If our engine is broken sometimes we have to tie ourselves to a “working engine” to get where we are going. The Nile goes through the Sudd a vast expanse of swamp made up of papyrus reeds. The river can get lost here with channels opening and closing. At one point the channel became so narrow only one boat could be taken through at a time. So the boats were un-lashed and we waited for our boat to be towed to the wider channel.
Sometimes in a group you have to be separated and let a facilitator lead you to the safe place in order to continue.
We all stripped off and went swimming. We were splashing about and a great cry went up and everyone (we followed them) dashed out of the water in a panic. Crocodiles!!! On closer inspection, they turned out to be logs. We also found some sugar cane which we happily chewed.
You may be stuck somewhere through no fault of your own and are having fun, but there may be dangers just below the surface. Be prepared for any and be warned if others report danger. Also, they may not be crocodiles, but only logs.
In Juba, we were stuck. The Southern Sudan had just ended 20 years of civil war. It was either go back or turn right and go through the Congo a hazardous and long journey or try and head up the Blue Nile to Ethiopia then to Kenya.
My friend I was travelling with headed back to Khartoum. I waited with another guy not knowing what to do. Sometimes if we just wait and are open to suggestion a solution will come. We found out from a friend we had made that a government convoy (two Landrovers and a truck) was heading to the Kenyan border for talks about the road joining the two countries. We asked if we could hitch a lift with them.
Governments can be useful at times.
However the road between the two had been washed away by early rains and the convoy decided to send two tribesman to walk to the Kenyan side to tell them the meeting wouldn’t take place. We crossed the swollen river and walked the 25 miles across the Kenyan border. It was my 25th birthday. Not one I will ever forget.
Sometimes you just have to get out and walk.
We arrived at the police border post and they gave us tea, a meal and a tent to sleep in. They said a mail plane was due in a week or so and maybe they would take us to Nairobi.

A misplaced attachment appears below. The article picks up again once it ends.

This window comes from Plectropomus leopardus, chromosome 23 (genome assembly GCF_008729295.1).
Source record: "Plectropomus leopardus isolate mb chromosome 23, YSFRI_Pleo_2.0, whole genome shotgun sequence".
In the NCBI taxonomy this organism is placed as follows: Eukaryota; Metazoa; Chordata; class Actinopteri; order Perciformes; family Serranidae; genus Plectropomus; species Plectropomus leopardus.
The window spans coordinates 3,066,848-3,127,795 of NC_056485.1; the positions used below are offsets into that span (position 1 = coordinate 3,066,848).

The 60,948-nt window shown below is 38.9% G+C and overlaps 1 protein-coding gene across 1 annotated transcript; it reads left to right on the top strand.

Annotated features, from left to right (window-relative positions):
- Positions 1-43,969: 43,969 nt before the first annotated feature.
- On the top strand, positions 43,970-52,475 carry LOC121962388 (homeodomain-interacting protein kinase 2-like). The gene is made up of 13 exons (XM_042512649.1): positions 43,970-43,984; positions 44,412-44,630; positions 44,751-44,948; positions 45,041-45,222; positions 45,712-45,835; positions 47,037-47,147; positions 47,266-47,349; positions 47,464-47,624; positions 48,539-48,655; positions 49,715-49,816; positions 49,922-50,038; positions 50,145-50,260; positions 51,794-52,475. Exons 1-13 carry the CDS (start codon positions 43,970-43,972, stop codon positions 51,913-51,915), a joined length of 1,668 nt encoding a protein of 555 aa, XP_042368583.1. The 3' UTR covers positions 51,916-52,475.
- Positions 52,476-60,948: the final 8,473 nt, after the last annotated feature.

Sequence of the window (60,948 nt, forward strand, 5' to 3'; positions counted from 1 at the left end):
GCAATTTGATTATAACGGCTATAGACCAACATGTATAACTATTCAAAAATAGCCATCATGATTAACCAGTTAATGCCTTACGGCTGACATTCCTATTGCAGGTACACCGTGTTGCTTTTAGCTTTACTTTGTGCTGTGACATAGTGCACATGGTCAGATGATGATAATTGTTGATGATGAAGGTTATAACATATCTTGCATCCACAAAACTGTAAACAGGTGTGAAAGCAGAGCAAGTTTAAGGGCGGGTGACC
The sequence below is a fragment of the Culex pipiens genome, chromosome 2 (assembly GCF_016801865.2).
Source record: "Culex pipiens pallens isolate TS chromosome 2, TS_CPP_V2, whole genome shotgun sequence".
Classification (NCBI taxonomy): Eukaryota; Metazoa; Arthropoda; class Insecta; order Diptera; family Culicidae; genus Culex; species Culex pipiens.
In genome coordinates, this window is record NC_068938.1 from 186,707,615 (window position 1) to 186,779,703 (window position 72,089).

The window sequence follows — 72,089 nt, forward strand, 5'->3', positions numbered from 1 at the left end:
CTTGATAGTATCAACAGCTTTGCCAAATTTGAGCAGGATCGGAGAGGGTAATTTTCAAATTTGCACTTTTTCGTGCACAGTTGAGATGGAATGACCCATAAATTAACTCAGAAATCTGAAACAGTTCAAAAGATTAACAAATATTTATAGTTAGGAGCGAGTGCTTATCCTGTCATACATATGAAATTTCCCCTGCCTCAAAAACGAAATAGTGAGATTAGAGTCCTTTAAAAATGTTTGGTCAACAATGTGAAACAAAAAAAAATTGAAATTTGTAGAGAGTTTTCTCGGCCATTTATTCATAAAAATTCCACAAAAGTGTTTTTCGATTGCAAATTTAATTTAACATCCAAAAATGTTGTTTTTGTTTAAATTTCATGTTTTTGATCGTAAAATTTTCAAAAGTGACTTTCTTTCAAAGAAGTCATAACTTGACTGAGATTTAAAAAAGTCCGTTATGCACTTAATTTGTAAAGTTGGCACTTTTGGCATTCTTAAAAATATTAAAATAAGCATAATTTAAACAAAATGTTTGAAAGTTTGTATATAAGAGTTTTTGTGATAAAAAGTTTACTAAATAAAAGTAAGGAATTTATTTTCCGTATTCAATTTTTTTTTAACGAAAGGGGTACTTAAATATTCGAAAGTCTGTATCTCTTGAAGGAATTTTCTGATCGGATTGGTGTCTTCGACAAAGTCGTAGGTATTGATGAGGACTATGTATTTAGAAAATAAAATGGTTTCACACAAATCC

We were sitting outside the compound and there was a roar of engines and in a cloud of dust in rolled a white hunter in a Range Rover and two Landrovers. He said he would take us the 600 miles to Nairobi!
Waiting sometimes produces remarkable results even when you don’t know you are doing it.
After more adventures we eventually made it to Lake Victoria and the sky turned pink with Flamingos.
The most important lessons I learned were to go with the flow, never lose sight of your goal and be prepared to wait. Be friendly to all people and remember when you are on a journey, be mindful and open to suggestion. Being dogmatic, often leads to stagnation; getting stuck.
I worked it out it cost £28 sterling in transportation, in 1974 money, for the whole trip.
I hung around in Kenya for three months and then, through some judicious banking, bought a boat ticket from Mombasa to Bombay. Waited there for a couple of years…but that’s another story 🙂
The world is your oyster and you are the pearl.
http://www.theuncountablelaughterofthesea.com is an example of a good domain name that is very long but it trips off the tongue. It is memorable. So too your blog address can be a phrase and generally it is easy to get a phrase. My friend Mick finally is going to create a blog. YIPPEE! So I got to thinking what I could get out of it so I came up with the idea I could get people to ask him questions and he could answer them so naturally enough :
http://AskingMickQuestions.WordPress.com became a reality. For free. AND its a good name. See what I mean. Be imaginative.
NB : Me and my friend Mick just spent 2 hours on what is below. I would read the line, he would “guess” the author and the book. From memory. He had read most of the books. He would then give me anecdotes about the authors,, we discussed the books (I have read a lot of them) and laughed and thought. It was great. I love you Mick.!
My grand parents lived at 48 Mount Durand, St Peter Port where my mother and her brothers (6 I think) and sisters (5) grew up. The house was nearly on top of a hill and it was a steep climb up it. There was a window at the top of the house that I could sit in, read a book and just see the harbor and sea. I used to smoke the odd cigarette there and get dizzy. Magic place.
Living there were :
Aunty Margaret and Uncle Tom were a bit odd. It turned out Uncle Tom was also her brother by marriage was a bit weird.